With “Scatter My Ashes on Foreign Lands,” Amir H. Fallah’s largest solo museum exhibition is currently on display at MOCA Tucson. Exploring identity and the immigrant experience, his vibrant portraits of veiled subjects, botanical paintings examining classical Dutch work, and a new series of autobiographical pieces are included in the exhibition. Fallah was last featured on our site here.
With Leon Keer’s recent output, the painter continues to craft illusionary gallery work, murals, and installations that play with depth and nostalgia. A recent piece for Thinkspace’s anniversary show, titled “Addicted” (below), also saw the artist toying with lenticular painting. On his Instagram page, Keer has also been sharing his anamorphic rooms, in which he moves in and out of the scenes to show their actual planes.
Unit London is hosting a retrospective and memorial show to honor the late Tom French, the brilliant young painter who lost his battle with cancer on Christmas Day 2019. “Transcend” offers a riveting set of mostly monochromatic works, 16 in total, from the artist, who was born in 1982. The show runs Jan. 30 through Feb. 19 at the space.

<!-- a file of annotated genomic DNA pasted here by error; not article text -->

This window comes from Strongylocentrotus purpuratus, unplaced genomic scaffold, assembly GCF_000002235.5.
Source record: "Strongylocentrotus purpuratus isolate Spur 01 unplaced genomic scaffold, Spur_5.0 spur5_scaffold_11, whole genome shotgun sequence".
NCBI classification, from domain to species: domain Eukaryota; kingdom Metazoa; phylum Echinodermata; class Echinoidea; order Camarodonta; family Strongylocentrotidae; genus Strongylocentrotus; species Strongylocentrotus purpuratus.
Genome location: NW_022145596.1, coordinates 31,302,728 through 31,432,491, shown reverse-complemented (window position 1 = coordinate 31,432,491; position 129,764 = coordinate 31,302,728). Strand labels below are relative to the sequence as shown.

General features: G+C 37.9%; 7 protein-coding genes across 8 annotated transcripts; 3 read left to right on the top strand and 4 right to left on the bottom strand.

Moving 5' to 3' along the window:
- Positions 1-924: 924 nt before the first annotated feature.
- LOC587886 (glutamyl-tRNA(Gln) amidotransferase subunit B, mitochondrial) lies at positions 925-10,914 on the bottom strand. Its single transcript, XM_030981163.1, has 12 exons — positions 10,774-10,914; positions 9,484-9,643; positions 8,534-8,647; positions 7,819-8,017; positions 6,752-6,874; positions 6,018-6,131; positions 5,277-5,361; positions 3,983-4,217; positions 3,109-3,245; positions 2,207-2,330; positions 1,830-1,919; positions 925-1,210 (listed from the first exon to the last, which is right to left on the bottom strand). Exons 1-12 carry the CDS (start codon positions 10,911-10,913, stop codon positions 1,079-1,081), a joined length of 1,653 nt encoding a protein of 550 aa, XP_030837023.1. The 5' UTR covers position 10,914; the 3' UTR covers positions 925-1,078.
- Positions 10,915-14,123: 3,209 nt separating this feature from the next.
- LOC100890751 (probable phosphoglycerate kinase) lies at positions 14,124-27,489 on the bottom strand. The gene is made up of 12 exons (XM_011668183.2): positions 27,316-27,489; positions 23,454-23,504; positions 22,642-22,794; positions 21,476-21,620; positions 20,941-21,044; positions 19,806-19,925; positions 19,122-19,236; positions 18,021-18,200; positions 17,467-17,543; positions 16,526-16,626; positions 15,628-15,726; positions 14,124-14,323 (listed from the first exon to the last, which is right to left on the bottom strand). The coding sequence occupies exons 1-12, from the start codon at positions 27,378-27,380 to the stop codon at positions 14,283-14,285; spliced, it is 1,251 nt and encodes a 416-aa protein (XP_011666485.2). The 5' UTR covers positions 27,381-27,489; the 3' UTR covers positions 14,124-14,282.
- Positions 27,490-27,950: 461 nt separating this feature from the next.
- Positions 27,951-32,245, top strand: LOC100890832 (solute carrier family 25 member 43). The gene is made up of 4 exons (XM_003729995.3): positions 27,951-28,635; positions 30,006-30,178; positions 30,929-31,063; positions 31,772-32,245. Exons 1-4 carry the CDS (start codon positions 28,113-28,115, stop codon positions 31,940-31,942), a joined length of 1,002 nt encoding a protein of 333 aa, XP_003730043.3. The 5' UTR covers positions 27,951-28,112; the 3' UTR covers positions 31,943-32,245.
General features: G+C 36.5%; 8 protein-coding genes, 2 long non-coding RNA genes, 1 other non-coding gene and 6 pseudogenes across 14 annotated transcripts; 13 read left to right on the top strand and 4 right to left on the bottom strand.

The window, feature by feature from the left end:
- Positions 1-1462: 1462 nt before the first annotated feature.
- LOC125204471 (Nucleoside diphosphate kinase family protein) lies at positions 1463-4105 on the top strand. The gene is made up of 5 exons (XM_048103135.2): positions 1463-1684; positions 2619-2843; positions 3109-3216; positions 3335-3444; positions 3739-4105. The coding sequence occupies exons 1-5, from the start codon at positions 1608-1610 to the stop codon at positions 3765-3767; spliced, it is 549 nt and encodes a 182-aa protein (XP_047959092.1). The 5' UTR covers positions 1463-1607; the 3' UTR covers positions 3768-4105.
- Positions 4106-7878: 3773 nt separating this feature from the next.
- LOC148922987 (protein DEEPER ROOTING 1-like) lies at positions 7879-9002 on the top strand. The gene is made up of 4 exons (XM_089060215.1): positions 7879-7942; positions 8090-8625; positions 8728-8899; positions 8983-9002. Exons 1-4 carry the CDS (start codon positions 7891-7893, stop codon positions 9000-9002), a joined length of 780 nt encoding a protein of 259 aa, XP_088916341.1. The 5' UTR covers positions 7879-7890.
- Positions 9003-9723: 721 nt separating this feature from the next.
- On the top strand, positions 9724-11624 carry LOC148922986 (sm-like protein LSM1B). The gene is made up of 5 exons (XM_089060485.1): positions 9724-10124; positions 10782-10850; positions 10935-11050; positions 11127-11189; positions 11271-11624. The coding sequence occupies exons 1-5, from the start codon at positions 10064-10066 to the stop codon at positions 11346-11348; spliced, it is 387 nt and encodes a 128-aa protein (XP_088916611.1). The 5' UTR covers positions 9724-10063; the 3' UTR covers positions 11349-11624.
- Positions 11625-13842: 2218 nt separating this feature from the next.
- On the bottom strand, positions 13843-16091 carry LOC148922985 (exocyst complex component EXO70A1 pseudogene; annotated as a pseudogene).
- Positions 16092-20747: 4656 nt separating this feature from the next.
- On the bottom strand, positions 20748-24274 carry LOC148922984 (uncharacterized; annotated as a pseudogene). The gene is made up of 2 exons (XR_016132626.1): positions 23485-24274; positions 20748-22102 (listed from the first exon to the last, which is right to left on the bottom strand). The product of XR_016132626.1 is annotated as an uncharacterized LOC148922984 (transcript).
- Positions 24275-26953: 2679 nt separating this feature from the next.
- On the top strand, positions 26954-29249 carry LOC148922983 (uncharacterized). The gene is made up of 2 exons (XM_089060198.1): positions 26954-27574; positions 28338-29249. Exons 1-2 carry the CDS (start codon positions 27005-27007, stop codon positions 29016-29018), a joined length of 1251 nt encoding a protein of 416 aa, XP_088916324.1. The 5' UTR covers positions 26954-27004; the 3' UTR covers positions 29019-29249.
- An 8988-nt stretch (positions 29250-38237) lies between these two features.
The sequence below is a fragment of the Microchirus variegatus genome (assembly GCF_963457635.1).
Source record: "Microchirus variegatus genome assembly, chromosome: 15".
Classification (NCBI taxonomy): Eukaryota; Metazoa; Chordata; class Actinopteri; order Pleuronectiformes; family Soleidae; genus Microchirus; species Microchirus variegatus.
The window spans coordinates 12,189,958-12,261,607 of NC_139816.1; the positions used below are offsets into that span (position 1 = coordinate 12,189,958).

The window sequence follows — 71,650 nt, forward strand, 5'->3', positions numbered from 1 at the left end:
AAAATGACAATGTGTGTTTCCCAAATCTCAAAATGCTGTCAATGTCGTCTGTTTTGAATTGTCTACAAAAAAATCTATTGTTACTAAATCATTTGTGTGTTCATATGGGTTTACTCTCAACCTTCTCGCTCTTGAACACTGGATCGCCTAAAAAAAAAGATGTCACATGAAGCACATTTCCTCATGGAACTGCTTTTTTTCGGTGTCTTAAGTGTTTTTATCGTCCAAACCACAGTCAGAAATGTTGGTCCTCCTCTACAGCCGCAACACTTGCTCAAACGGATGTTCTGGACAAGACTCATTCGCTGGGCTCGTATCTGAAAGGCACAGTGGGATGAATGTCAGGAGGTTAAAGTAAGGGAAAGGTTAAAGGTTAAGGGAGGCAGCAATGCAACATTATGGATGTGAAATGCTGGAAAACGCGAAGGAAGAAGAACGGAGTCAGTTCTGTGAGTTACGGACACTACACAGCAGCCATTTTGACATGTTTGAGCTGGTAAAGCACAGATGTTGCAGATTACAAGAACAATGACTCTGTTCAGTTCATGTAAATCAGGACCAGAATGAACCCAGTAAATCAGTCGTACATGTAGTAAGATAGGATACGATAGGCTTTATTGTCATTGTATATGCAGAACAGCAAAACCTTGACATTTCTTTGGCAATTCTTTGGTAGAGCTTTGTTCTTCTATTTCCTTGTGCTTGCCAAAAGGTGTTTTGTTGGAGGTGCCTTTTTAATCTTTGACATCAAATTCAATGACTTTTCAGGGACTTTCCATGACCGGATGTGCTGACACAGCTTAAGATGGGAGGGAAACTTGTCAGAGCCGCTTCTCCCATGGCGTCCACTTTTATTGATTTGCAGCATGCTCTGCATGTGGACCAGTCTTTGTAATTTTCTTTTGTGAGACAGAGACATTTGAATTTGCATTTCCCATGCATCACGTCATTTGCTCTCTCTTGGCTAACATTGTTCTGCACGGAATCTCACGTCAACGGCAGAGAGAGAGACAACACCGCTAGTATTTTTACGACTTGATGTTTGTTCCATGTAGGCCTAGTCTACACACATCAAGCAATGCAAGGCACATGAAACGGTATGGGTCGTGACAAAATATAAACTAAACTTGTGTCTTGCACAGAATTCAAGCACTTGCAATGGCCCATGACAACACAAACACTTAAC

Bisa Butler offers new narrative quilts with two exhibits this spring, at Claire Oliver Gallery and her first solo museum effort at The Katonah Museum of Art. The fiber artist creates startling portraits and scenes with fabric, with her work often being mistaken for paintings. An extended feature on her work appears in Hi-Fructose Vol. 54. Her gallery show runs Feb. 29 through April 18, and her museum show runs March 15 through June 14.
The illusionary works of Thomas Medicus include “What It Is Like to Be,” an anamorphic sculpture consisting of 144 hand-painted strips of glass that reveal new images when turned. Each of the strips were painted separate from another, and specifically, the new images are revealed when the piece is turned 90 degrees. See more of his past experimental works below.
The illustrations and personal work of artist Jay Torres have a dark surrealist edge. The El Paso-raised artist, now based in Pasadena, moves between analogue and digital tools to craft his creations.